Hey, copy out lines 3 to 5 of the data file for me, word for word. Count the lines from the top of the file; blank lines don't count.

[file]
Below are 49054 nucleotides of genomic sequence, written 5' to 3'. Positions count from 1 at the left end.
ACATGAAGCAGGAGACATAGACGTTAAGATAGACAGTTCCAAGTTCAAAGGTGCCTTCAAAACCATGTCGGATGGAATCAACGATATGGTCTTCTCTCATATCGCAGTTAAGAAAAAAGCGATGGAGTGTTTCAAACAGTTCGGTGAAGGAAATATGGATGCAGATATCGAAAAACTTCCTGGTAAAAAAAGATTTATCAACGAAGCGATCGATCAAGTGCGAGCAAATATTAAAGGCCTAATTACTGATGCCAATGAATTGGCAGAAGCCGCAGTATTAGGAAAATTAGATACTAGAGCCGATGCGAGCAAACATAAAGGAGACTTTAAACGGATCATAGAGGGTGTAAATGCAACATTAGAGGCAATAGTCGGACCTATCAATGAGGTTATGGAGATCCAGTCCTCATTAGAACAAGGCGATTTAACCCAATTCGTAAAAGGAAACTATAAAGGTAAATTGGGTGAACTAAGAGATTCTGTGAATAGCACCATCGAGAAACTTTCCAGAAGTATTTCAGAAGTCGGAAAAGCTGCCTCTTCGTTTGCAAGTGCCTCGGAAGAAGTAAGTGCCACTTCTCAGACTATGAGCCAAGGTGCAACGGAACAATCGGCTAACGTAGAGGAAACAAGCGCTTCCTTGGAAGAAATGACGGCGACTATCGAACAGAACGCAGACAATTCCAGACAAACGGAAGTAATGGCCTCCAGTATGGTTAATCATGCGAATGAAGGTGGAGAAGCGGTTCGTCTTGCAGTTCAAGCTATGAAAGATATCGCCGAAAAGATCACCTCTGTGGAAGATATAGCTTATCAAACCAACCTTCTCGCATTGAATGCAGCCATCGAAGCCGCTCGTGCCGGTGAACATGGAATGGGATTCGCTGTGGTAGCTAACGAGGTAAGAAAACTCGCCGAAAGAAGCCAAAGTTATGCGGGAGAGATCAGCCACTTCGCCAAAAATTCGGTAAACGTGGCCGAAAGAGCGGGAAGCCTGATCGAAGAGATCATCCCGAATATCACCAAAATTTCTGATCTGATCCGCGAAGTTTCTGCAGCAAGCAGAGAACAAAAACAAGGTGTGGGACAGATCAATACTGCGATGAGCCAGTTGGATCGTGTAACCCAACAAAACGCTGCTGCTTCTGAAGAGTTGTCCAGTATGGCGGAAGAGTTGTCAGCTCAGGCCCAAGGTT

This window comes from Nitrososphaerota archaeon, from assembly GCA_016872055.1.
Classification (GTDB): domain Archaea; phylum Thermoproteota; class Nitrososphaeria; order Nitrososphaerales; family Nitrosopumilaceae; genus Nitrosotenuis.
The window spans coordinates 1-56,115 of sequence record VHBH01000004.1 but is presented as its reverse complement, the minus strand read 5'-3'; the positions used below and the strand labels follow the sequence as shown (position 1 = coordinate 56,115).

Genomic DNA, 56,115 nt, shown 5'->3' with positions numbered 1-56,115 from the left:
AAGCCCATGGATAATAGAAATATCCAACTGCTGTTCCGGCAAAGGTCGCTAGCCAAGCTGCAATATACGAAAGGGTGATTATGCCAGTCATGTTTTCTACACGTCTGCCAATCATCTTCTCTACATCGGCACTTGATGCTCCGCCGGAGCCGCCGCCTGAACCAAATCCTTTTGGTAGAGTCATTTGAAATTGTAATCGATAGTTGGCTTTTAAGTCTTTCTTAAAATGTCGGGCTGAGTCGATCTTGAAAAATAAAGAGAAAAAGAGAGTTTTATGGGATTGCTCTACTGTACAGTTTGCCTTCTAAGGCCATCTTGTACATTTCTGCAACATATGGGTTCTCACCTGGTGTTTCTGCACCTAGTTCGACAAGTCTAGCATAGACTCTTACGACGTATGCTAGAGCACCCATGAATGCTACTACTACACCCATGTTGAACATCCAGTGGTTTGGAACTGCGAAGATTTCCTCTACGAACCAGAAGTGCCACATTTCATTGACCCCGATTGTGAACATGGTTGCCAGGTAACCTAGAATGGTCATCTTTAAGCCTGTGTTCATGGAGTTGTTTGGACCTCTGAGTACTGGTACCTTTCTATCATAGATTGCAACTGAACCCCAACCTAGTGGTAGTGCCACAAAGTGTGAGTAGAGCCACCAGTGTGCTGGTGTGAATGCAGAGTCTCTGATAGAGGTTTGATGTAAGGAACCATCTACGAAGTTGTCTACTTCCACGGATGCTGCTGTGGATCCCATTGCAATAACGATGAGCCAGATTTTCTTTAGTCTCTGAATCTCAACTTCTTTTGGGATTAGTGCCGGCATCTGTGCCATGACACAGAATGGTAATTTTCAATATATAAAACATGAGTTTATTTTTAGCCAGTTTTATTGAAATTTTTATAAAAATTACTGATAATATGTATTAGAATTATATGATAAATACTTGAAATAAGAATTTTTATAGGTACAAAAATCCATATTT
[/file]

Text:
This window comes from Nitrososphaerota archaeon, from assembly GCA_016872055.1.
Classification (GTDB): domain Archaea; phylum Thermoproteota; class Nitrososphaeria; order Nitrososphaerales; family Nitrosopumilaceae; genus Nitrosotenuis.
The window spans coordinates 1-56,115 of sequence record VHBH01000004.1 but is presented as its reverse complement, the minus strand read 5'-3'; the positions used below and the strand labels follow the sequence as shown (position 1 = coordinate 56,115).